Should You Boycott Orson Scott Card's 'Ender's Game'? I Know My Answer...
Orson Scott Card's Ender’s Game is a book I finished because I felt like I owed it to myself not to chicken out. Years later, I’m still glad that I did finish it. The book made me uncomfortable; it forced me to stare into another world, one I didn’t like or feel good about, and it unsettled me on a deep, personal level. All of those things your mother — or therapist — tells you are probably good for you.
Ender’s Game has now become a movie, and lots of people planning to boycott it when it’s released this November, a reaction to Orson Scott Card’s long-standing homophobia.
I’m not insensible to this argument. After all, Card’s views are a little bit terrible. In 1990, he wrote that “Laws against homosexual behavior should remain on the books”, and that if his own LDS Church were to lift their ban on homosexuality, it would cause the “destruction of the Church.” He has since then said that the comments no longer represent his views and should be seen in the context of the time. In other words, he’s only as homophobic as is still socially acceptable (but still homophobic). In 2009 he wrote, “Married people attempting to raise children … have every reason to oppose the normalization of homosexual unions.” Until this year, he was also heavily involved in the National Organization for Marriage, which opposes gay marriage.
All of this definitely sucks, and that there has been so much backlash that Lionsgate is attempting to distance the movie from Card is great. It’s also the way it should be. As others have pointed out, the book itself (and by extension probably to movie) is not homophobic at all. In fact, from where I’m sitting, it’s almost the opposite. It's all about being an outsider, about not fitting into a harsh and cruel world, about using that uniqueness to become better than the petty people around you, and about the pain that people who are different go through. The novel doesn’t exactly preach acceptance, and it certainly doesn’t mention homosexuality, but it’s hard to read the story and not feel sympathy for the people who don’t fit in.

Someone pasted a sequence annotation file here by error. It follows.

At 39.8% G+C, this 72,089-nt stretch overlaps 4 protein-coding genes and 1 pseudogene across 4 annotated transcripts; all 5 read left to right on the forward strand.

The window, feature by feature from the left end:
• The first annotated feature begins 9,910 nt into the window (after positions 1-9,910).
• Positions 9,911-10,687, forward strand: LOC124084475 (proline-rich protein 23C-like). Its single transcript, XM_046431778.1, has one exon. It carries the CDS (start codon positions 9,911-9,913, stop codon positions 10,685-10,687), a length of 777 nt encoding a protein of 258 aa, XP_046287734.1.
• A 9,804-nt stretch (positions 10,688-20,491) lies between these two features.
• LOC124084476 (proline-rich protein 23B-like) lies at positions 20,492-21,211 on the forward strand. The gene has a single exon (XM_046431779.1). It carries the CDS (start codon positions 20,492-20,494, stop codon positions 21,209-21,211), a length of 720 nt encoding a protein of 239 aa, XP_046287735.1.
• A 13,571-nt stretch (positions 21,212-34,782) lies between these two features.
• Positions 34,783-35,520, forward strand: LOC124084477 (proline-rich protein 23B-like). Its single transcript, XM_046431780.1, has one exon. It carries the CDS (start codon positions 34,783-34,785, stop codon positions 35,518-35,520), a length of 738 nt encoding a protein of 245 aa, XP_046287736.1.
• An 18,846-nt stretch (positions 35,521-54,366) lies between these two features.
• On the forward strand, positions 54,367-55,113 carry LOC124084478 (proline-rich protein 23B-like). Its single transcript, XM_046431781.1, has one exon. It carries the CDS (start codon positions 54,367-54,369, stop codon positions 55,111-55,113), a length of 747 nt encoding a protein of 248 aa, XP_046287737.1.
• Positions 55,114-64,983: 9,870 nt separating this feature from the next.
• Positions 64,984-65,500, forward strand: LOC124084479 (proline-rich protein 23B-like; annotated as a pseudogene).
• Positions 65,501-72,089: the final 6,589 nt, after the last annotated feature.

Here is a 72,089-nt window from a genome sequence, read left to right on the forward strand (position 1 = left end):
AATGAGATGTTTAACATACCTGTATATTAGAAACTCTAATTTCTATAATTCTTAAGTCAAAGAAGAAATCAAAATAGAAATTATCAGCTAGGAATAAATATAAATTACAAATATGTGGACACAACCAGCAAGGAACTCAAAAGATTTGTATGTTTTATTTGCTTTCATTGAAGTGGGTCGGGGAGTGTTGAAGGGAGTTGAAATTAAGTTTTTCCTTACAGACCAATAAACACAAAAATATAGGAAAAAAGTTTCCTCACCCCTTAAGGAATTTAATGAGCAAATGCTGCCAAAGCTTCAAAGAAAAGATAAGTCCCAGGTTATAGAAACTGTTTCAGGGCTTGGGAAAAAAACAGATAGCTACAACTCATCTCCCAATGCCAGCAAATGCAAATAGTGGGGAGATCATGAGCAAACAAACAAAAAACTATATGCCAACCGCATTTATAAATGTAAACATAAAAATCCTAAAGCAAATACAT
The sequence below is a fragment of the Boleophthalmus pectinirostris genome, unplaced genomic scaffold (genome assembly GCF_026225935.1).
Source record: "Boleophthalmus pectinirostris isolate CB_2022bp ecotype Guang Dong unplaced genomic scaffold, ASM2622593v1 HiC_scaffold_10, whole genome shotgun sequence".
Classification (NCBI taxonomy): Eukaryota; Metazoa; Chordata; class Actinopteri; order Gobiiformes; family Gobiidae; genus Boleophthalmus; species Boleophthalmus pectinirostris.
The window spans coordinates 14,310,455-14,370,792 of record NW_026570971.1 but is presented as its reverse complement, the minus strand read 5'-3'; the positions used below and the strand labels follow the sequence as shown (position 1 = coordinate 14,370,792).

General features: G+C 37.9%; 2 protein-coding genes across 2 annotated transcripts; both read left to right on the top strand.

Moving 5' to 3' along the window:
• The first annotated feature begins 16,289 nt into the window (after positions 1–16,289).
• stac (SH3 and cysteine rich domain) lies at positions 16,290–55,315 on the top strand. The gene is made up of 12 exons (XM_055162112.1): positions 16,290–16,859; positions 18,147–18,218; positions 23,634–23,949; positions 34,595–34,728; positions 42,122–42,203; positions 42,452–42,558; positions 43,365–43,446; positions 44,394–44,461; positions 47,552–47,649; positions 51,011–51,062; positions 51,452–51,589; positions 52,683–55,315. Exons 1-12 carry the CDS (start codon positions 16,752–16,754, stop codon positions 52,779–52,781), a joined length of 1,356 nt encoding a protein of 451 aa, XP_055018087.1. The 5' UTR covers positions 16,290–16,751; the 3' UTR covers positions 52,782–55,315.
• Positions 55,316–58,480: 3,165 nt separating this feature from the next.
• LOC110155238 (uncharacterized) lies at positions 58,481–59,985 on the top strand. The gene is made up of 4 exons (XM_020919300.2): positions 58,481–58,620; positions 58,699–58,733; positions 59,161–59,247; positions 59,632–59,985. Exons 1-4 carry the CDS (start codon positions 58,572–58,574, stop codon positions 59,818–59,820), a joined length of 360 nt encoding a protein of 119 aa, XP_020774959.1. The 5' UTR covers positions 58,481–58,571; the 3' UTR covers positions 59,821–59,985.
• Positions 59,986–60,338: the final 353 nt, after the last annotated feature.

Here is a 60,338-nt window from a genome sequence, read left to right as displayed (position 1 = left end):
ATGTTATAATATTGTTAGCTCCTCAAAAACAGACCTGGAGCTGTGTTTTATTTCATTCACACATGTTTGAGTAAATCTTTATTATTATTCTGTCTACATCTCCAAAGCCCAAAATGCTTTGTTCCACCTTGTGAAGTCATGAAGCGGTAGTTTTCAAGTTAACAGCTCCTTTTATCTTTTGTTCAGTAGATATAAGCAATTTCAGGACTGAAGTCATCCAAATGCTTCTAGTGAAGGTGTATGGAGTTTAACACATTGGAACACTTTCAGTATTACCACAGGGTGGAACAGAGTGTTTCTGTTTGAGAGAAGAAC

It’s not always easy to judge a work of literature by its creator. But I’d even go a step further and say that there’s something downright dangerous about doing so.
Art, good art (which is another conversation in an of itself), should be about something more than its creator. It should, in some small way, transcend the individual and relate to something bigger. It should tell some sort of truth. Which is how a novel by a homophobe like Card might have a message that resonates with a gay reader. Or how a Shakespeare play written centuries before the British Empire existed might be meaningful in post-colonial studies. Or how Brave New World turned out to be eerily accurate. Shiver.
The point is that books can do more than advance the ideology of their authors, and to restrict them to the narrow worldview of their creator is to miss out. I understand not wanting to give Card any money through ticket sales; but to refuse to go see something because you disagree with the creator’s politics strikes me as its own form of small-mindedness. To refuse to buy books or watch movies or follow TV shows when it might profit someone you don’t like sounds like limiting yourself. (Plus, in a world of giant corporations, it might be impossible.) Why should I let someone else’s bigotry limit my access to good art?
Ender’s Game was never an easy story for me, but I read it anyway, because I owed it to myself to get out of my comfort zone. Stay in an ideological bubble and before you know it, you’ll be just like Card himself, afraid of what you inevitably won’t understand. I can't speak for anyone else, but I’m going to see this movie, because Ender’s Game is about more than Orson Scott Card, and that’s the way it should be.